Jesus’ statement in His Sermon on the Mount to let your yes be yes and your no be no (Matthew 5:33-37) is picked up by two other New Testament authors. In 2 Corinthians, Paul writes: "But as God is faithful, our word to you is not yes and no" (2 Cor. 1:18). And in his short epistle, James writes: "But above all, my brethren, do not swear, either by heaven or by earth or with any other oath; but your yes is to be yes, and your no, no, so that you may not fall under judgment" (James 5:12). With the brief background supplied by previous articles (here and here), we can now begin to get a better sense of what Jesus, Paul, and James are saying about "yes and no."
Today is the 200th birthday of Charles Darwin, and evolutionists are celebrating worldwide that they are nothing more than bags of meat and bone with electricity running through them. “Praise Darwin from whom all matter flows!,” their doxology goes. The religious character of Darwin is evident in the way those from the Freedom From Religion Foundation are commemorating his birth. Their billboards look like stained glass windows!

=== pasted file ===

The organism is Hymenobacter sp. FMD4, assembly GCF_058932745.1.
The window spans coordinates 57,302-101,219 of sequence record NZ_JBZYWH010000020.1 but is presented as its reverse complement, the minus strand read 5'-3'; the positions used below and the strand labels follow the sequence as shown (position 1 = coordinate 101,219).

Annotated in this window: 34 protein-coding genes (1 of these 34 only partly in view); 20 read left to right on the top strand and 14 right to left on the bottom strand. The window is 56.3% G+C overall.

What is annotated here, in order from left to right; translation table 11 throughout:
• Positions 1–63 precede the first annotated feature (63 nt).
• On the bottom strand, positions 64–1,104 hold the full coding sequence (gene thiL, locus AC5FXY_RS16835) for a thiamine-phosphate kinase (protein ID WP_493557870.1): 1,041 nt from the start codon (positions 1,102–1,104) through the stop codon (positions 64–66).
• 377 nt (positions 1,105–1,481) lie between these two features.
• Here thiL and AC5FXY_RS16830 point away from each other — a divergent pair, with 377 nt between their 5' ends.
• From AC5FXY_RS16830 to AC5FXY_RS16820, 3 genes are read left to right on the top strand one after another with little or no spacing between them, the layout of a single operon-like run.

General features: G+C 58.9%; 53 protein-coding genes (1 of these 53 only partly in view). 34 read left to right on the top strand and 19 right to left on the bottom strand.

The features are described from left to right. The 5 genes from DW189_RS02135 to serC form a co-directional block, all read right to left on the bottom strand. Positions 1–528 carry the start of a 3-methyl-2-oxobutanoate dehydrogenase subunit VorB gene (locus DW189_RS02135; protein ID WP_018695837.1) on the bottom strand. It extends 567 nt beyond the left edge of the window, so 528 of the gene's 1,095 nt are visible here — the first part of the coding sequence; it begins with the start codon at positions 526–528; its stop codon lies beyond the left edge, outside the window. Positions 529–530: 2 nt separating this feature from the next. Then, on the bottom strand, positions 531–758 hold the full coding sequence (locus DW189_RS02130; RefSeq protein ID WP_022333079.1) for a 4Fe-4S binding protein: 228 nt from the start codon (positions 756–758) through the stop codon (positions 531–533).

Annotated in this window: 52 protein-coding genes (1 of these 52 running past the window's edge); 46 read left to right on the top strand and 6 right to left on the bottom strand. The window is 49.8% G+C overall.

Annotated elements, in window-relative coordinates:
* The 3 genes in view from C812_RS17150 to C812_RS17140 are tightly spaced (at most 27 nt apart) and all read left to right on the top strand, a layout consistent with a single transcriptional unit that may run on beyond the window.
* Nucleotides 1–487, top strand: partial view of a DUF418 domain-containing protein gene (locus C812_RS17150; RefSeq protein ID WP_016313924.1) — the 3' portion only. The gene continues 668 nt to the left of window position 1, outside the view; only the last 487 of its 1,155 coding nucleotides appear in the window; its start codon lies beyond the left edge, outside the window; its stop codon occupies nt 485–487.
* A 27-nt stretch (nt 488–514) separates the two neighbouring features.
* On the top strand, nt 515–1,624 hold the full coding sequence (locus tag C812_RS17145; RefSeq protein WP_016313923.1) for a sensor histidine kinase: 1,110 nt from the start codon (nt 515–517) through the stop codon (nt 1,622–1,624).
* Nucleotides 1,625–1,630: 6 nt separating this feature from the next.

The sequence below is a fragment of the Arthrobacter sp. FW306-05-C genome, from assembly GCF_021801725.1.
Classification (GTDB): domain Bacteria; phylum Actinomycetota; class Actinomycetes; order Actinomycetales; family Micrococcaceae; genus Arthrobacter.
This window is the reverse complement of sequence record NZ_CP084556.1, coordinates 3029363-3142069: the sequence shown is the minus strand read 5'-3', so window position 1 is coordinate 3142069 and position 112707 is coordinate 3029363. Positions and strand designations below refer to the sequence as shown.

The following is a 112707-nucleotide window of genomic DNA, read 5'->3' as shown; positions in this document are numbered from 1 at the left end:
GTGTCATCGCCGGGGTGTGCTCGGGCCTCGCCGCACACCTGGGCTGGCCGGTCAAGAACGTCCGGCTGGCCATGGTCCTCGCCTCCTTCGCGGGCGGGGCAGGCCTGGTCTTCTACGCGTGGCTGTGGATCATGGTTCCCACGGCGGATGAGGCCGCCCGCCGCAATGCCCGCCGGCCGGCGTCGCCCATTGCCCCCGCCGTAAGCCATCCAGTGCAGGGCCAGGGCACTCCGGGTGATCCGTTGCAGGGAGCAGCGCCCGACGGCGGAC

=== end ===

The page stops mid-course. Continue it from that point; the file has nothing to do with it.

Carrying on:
Hermeneutics, the science and skill of interpretation, is most often applied to the Bible. But hermeneutics can be applied to any written document. For example, the Constitution is a piece of literature that requires interpretive skill to determine its meaning. I was reminded of this when I read a letter to the editor that appeared in The Wall Street Journal.
It had to happen. What if a Muslim won election in America? On what standard would he bind himself and the declaration of his oath to uphold the Constitution? Well, it has happened. Keith Ellison, a Democrat from the Minnesota House of Representatives who recently became a United States Congressman, is a Muslim who wants to take the oath of office on the Koran.